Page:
Why I Choreograph: Larry Keigwin
I was the gotta dance kid. I was always moving. My earliest dance memory is dancing on my front lawn with abandon, performing choreographed routines for passing cars. Fast-forward 10 years to high school, and I became obsessed with “Club MTV," a dance show on the channel back when it played music videos. One day I took the Long Island Rail Road into Manhattan to audition and got my first paying dance job. I made my stage debut shortly after during a high school production of My Fair Lady. When I landed flat on my back during an unfortunate, overly eager hitch kick, it was clear I needed to start training.
During my time at Hofstra University, my love of movement was married with a fascination to create, make, express. I loved being in a studio with dancers and felt nourished by not only our collaborations, but by just being together, navigating life. Choreographing became a lens through which I could understand the world. It was at Hofstra where I choreographed 10th Floor, a work that explores my brother's struggle with mental illness, and the process allowed me to uncover a choreographic voice, while igniting my drive and fire to make dance.
That fire is continually stoked by working with dancers. When I start a piece, I often don't know what I'm going to create. I sometimes arrive with a kernel of an idea—about an observation of New Yorkers on a sidewalk, an aspect of a relationship, a documentary on ant colonies that had inspired a down-the-rabbit-hole spout of internet research. From there, playful exercises with my dancers will reveal a spark, a hook that provides a launching point. I am endlessly interested in unveiling dancers' unique personalities and idiosyncrasies. For me, choreographing a dance is putting the pieces together to create a whole, so often, I see myself as a dressmaker: The dancers help create the fabric, imbuing it with color and texture; I see the dress in its entirety and sew it together.
I started KEIGWIN + COMPANY only when I had created enough work to put on a show. That excitement to put together an evening with friends, co-conspirators, collaborators, was the original driving force. I still remember making our entrance from the fire escape because I wanted it to be different. As I embark on my second decade of making dances, I'm reminded of that kid dancing on the front lawn, and the sheer joy he took in sharing his passion.
Capezio, Bloch, So Dança, Gaynor Minden.
At the top of the line, dancers have plenty of quality footwear options to choose from, and in most metropolitan areas, stores to go try them on. But for many of North America's most economically disadvantaged dance students, there has often been just one option for purchasing footwear in person: Payless ShoeSource.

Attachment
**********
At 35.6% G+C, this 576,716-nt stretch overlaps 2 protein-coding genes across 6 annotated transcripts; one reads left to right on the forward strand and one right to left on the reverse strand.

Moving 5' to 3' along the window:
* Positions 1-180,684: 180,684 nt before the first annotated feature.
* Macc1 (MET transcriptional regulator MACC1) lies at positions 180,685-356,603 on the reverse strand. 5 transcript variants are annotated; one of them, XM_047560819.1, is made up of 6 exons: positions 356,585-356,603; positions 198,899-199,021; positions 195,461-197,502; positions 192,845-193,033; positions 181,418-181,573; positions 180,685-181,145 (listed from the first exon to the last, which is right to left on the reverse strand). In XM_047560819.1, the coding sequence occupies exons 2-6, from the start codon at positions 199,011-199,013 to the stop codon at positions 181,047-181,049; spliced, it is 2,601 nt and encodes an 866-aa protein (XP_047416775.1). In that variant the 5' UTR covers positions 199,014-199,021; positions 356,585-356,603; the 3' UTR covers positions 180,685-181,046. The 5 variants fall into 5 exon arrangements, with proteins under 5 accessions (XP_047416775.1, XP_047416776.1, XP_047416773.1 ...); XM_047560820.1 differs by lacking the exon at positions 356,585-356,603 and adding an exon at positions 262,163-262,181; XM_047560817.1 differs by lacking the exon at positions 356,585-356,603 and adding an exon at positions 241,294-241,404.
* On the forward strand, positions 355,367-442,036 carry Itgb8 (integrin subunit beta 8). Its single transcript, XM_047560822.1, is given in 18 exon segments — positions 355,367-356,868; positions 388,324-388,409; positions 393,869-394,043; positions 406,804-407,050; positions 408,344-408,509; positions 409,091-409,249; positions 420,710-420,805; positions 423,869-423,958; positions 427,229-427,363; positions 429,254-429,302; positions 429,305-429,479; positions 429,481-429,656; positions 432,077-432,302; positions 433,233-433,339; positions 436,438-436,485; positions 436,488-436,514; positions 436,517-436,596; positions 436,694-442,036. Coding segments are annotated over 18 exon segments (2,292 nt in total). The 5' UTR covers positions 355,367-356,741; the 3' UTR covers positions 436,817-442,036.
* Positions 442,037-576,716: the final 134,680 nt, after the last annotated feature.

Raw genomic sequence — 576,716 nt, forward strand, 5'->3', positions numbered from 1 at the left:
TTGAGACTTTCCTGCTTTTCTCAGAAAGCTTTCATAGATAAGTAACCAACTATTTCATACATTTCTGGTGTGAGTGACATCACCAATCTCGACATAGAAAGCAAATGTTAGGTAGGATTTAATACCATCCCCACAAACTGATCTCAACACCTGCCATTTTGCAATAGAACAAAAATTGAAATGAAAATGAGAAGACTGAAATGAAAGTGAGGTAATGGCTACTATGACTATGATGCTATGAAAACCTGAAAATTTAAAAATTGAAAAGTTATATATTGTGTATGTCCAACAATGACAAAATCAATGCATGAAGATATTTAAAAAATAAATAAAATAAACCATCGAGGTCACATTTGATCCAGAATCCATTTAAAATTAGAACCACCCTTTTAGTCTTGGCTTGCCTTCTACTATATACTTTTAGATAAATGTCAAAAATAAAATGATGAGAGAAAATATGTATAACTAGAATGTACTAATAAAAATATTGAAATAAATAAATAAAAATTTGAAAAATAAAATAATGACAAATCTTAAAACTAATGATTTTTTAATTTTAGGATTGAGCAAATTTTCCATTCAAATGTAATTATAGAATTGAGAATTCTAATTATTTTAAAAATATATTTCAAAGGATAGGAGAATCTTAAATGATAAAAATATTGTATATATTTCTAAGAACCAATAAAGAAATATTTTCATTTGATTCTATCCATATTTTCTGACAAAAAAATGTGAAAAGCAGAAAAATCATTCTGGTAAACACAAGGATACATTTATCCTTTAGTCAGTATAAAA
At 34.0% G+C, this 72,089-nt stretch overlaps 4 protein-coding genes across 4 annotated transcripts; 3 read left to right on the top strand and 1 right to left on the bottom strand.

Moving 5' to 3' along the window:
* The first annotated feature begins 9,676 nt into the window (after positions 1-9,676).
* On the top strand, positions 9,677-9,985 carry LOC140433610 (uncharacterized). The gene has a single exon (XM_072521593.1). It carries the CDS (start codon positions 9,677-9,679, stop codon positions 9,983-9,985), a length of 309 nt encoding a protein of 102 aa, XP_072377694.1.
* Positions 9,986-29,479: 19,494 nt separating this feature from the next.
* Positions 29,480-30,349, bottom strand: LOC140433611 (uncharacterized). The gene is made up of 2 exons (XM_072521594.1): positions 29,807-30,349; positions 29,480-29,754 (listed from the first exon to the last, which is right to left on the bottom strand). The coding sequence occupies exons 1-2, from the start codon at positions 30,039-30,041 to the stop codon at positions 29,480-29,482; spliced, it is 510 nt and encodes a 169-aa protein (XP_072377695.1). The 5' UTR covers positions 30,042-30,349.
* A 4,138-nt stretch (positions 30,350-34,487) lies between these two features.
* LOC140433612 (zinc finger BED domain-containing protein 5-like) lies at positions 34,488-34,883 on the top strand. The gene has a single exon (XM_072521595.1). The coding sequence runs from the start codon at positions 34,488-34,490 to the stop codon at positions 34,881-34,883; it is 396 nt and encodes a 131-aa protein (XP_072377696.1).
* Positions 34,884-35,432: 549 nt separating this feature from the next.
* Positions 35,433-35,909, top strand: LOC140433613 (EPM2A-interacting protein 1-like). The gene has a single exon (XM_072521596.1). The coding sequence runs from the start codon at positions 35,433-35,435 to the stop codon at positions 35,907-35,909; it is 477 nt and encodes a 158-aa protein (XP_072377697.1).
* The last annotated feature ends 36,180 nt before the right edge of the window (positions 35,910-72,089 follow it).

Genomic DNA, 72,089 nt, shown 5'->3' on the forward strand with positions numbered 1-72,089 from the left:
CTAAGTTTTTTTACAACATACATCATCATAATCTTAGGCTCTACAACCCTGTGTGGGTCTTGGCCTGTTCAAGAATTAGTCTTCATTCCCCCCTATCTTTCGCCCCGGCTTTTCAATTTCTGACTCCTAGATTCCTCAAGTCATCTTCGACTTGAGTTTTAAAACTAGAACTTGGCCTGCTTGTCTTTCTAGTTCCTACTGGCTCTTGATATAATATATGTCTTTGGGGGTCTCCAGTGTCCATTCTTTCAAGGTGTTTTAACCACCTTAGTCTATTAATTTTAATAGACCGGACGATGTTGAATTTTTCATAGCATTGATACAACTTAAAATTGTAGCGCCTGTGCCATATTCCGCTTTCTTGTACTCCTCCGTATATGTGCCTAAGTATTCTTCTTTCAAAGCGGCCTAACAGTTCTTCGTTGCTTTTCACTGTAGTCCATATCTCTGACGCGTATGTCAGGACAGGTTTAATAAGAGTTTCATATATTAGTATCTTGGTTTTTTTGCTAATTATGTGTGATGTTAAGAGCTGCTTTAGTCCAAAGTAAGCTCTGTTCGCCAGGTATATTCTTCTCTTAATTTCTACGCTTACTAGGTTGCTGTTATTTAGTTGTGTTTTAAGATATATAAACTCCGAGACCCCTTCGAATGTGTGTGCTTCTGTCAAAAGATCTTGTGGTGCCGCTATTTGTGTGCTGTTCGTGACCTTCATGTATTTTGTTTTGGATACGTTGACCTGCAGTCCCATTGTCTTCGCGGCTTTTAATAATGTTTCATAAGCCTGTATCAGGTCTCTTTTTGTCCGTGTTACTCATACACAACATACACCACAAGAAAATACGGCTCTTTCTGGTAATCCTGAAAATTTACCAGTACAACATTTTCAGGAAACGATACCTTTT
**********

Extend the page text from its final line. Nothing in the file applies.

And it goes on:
When Sonya Tayeh saw Moulin Rouge! for the first time, on opening night at a movie theater in Detroit, she remembers not only being inspired by the story, but noticing the way it was filmed.
"What struck me the most was the pace, and the erratic feeling it had," she says. The camera's quick shifts and angles reminded her of bodies in motion. "I was like, 'What is this movie? This is so insane and marvelous and excessive,' " she says. "And excessive is I think how I approach dance. I enjoy the challenge of swiftness, and the pushing of the body. I love piling on a lot of vocabulary and seeing what comes out."
Back when Robbie Fairchild graced the cover of the May 2018 issue of Dance Magazine, he mentioned an idea for a short dance film he was toying around with. That idea has now come to fruition: In This Life, starring Fairchild and directed by dance filmmaker Bat-Sheva Guez, is being screened at this year's Dance on Camera Festival.
While the film itself covers heavy material—specifically, how we deal with grief and loss—the making of it was anything but: "It was really weird to have so much fun filming a piece about grief!" Fairchild laughs. We caught up with him, Guez and Christopher Wheeldon (one of In This Life's five choreographers) to find out what went into creating the 11-minute short film.
When Hollywood needs to build a fantasy world populated with extraordinary creatures, they call Terry Notary.
The former gymnast and circus performer got his start in film in 2000 when Ron Howard asked him to teach the actors how to move like Whos for How the Grinch Stole Christmas. Notary has since served as a movement choreographer, stunt coordinator and performer via motion capture technology for everything from the Planet of the Apes series to The Hobbit trilogy, Avatar, Avengers: Endgame and this summer's The Lion King.
Since opening the Industry Dance Academy with his wife, Rhonda, and partners Maia and Richard Suckle, Notary also offers movement workshops for actors in Los Angeles.